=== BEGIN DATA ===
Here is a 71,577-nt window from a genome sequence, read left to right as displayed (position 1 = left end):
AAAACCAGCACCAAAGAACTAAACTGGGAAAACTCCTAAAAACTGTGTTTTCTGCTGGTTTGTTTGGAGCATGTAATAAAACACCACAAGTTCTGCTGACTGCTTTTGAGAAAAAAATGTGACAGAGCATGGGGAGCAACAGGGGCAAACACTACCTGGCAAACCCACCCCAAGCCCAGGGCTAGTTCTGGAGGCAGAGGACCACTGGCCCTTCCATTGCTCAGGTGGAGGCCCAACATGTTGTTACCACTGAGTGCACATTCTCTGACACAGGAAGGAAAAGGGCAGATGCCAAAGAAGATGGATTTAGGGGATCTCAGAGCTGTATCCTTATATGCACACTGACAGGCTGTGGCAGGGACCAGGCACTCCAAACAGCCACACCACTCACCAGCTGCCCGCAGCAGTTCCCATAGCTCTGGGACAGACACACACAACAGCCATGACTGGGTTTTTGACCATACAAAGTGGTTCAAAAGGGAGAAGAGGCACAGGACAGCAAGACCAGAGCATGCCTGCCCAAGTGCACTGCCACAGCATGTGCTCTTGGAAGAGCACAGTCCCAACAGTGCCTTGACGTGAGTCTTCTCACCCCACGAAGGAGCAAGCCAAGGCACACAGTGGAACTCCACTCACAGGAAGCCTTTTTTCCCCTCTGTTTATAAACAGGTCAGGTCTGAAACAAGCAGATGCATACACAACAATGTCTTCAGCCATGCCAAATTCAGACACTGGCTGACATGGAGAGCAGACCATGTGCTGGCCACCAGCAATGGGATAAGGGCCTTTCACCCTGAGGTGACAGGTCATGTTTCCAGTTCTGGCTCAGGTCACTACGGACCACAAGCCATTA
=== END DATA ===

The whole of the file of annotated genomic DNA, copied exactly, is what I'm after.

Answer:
Here is a 71,577-nt window from a genome sequence, read left to right as displayed (position 1 = left end):
AAAACCAGCACCAAAGAACTAAACTGGGAAAACTCCTAAAAACTGTGTTTTCTGCTGGTTTGTTTGGAGCATGTAATAAAACACCACAAGTTCTGCTGACTGCTTTTGAGAAAAAAATGTGACAGAGCATGGGGAGCAACAGGGGCAAACACTACCTGGCAAACCCACCCCAAGCCCAGGGCTAGTTCTGGAGGCAGAGGACCACTGGCCCTTCCATTGCTCAGGTGGAGGCCCAACATGTTGTTACCACTGAGTGCACATTCTCTGACACAGGAAGGAAAAGGGCAGATGCCAAAGAAGATGGATTTAGGGGATCTCAGAGCTGTATCCTTATATGCACACTGACAGGCTGTGGCAGGGACCAGGCACTCCAAACAGCCACACCACTCACCAGCTGCCCGCAGCAGTTCCCATAGCTCTGGGACAGACACACACAACAGCCATGACTGGGTTTTTGACCATACAAAGTGGTTCAAAAGGGAGAAGAGGCACAGGACAGCAAGACCAGAGCATGCCTGCCCAAGTGCACTGCCACAGCATGTGCTCTTGGAAGAGCACAGTCCCAACAGTGCCTTGACGTGAGTCTTCTCACCCCACGAAGGAGCAAGCCAAGGCACACAGTGGAACTCCACTCACAGGAAGCCTTTTTTCCCCTCTGTTTATAAACAGGTCAGGTCTGAAACAAGCAGATGCATACACAACAATGTCTTCAGCCATGCCAAATTCAGACACTGGCTGACATGGAGAGCAGACCATGTGCTGGCCACCAGCAATGGGATAAGGGCCTTTCACCCTGAGGTGACAGGTCATGTTTCCAGTTCTGGCTCAGGTCACTACGGACCACAAGCCATTA